If it had been official qualifying it would have been gripping stuff. With the chequered flag in sight Gerhard Berger pushed his Benetton to the top of the timesheets, but in the very moment of his celebration team- mate Jean Alesi snatched away the plaudits by 0.072secs as unofficial practice for the Canadian Grand Prix drew to a close.
These times do not count for the starting grid, which will be consolation to Damon Hill, and an irritation to Benetton-Renault, who badly need a good result.
Earlier, Michael Schumacher had thumbed the new raised nose of his Ferrari at Damon Hill's Williams-Renault until Hill assertedhimself to end the morning a scant 0.034 ahead. In the afternoon Schumacher marginally bettered that to go fastest until the Benetton duo made their push.
It is early days here, of course, at the circuit named after the former Ferrari driver Gilles Villeneuve, whose son Jacques is attracting all the headlines. The track was dirty initially, and as the day progressed times were bound to fall, as they will again tomorrow as more rubber is laid down. But it was psychologically important for Hill to re-establish a status quo rendered soggy by the rain in Spain two weeks ago. There, as Hill foundered not once but thrice, Schumacher drove to a stunning success that raised speculation that the title fight is far from over.
With his engine failure while dominating the Monaco Grand Prix, and then the accident that took him out of the Spanish race, Hill has been forced to watch at least 14, possibly 20, points disappear. And the rise of Schumacher has struck a further chill note. The world champion's victory in Spain owed more to his brilliance in dire conditions than it did to any inherent superiority of the Ferrari, but the Italian team are nevertheless making great strides with every race. Schumacher has limited the points deficit to 17 despite the technical compromises that have been forced upon Ferrari by the late arrival of the new car at the start of the season, and its teething problems.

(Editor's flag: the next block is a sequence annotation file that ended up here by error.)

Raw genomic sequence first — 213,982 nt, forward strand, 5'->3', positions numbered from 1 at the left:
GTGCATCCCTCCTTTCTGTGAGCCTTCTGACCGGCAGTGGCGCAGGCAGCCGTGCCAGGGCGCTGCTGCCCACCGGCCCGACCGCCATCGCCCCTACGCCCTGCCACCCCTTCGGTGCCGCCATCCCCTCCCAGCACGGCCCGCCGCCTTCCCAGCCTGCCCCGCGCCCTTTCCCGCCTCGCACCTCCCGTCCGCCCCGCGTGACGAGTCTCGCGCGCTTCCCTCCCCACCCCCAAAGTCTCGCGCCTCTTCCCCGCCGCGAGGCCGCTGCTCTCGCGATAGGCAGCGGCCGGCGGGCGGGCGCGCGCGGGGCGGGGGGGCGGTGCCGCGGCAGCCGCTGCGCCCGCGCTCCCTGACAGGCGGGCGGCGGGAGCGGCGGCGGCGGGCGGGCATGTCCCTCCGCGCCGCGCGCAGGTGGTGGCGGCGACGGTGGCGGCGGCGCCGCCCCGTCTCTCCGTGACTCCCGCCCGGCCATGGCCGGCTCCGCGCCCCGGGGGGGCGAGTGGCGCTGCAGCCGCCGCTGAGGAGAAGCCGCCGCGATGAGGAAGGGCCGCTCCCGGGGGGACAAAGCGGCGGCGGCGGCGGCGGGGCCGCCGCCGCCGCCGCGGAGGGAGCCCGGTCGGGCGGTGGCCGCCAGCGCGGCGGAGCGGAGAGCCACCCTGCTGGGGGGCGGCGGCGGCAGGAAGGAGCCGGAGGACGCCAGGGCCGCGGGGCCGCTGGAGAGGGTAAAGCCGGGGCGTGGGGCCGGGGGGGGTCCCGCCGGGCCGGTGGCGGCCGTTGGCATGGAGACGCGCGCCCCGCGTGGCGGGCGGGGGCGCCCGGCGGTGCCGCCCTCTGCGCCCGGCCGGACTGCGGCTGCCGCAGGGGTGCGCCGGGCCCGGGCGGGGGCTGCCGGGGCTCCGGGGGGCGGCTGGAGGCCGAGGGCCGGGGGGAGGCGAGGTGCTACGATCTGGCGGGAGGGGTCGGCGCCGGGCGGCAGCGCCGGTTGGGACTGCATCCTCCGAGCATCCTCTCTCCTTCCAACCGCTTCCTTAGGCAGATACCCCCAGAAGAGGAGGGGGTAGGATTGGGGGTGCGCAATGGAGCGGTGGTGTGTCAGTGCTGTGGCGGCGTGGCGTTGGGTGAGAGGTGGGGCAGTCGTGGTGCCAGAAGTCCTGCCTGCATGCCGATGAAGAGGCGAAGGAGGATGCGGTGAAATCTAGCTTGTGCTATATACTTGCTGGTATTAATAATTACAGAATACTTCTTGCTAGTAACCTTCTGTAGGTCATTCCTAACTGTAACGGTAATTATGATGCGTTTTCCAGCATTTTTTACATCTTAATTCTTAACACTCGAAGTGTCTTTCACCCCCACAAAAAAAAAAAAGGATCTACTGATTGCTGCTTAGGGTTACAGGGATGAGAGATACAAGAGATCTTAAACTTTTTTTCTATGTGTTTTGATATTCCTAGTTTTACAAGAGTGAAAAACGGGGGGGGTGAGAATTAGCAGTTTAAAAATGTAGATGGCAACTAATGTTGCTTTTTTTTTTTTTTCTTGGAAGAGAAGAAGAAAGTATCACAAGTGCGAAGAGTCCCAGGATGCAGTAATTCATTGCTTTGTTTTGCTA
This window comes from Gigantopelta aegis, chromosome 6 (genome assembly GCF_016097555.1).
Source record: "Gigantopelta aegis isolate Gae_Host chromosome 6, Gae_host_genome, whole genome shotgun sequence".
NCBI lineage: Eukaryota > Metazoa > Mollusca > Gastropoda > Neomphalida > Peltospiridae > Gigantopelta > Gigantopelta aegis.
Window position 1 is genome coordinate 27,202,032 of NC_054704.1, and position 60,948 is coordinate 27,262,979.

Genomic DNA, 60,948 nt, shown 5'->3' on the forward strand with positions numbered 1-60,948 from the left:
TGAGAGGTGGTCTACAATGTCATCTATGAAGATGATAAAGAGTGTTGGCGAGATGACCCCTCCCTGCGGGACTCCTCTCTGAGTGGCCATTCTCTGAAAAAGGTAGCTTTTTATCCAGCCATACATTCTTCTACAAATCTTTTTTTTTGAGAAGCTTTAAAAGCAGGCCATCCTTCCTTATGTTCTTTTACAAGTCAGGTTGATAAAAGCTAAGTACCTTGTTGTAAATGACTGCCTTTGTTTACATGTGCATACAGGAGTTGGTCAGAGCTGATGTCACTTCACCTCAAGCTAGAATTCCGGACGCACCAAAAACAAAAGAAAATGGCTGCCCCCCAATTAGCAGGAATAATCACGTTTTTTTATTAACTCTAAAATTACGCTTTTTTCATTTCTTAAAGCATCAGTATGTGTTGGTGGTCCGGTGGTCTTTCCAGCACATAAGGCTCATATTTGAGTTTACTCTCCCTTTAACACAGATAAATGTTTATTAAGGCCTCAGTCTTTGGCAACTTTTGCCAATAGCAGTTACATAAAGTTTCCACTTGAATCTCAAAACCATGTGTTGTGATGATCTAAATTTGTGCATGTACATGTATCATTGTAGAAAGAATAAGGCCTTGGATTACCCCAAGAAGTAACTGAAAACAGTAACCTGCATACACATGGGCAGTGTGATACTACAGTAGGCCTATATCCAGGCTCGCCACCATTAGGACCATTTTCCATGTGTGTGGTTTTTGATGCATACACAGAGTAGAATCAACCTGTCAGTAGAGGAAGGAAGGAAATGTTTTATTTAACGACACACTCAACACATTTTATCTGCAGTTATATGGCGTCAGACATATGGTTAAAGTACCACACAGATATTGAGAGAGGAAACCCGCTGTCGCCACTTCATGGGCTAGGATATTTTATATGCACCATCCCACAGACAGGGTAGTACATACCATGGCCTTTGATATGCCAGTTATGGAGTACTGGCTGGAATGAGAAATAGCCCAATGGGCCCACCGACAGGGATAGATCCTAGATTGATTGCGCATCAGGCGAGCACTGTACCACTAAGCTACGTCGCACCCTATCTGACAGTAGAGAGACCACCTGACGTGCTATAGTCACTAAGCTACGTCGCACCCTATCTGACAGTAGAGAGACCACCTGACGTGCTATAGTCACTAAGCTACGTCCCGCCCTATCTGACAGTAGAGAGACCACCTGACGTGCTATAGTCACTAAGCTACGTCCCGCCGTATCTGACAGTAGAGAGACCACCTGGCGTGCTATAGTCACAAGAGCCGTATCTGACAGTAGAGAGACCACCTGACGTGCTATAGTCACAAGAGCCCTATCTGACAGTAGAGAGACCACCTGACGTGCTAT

Now the Ferrari design is being honed further, and they are gaining momentum with each change. Paddock observers who a month ago would have bet only on Hill for the 1996 championship, are already beginning to evaluate the likelihood of Schumacher taking a third consecutive title. The protagonists themselves know that this race could prove to be the point around which championship fortunes turn. The psychological edge is delicate for both of them.
Villeneuve, eighth fastest yesterday morning, is bearing the pressure very well thus far, but it has not been easy living as the complete focus of national fervour starved since the heydays of the downhill skier Steve Podborski and ice-hockey player Wayne Gretzky. "There are times," he said earlier this week, "when I know how a mouse trapped in a cage must feel when I come to Montreal." Like Hill, Villeneuve is a championship contender, his work this weekend made more difficult by the burden of national expectation on his shoulders.
The presence of a Canadian Formula One star - the first since Gilles Villeneuve in 1981 - has been a massive boost to the organisers, who confidently expect a record crowd on Sunday. Yet such patriotic fervour may prove a double-edged sword. "If Villeneuve wins," a local observer remarked, "it will be as if next week's Fete de Nation has come early."
Last year the crowd invaded the track to celebrate Jean Alesi's singular success for Ferrari; if Villeneuve wins the organisers live in fear of a repeat, following the governing body, FIA's, action last week against the Imola circuit, which was fined $1m ($750,000 suspended on condition that there is no repeat in 1997 or '98) for the crowd's behaviour in swarming on to the track as Schumacher brought his Ferrari home in second.Reuse content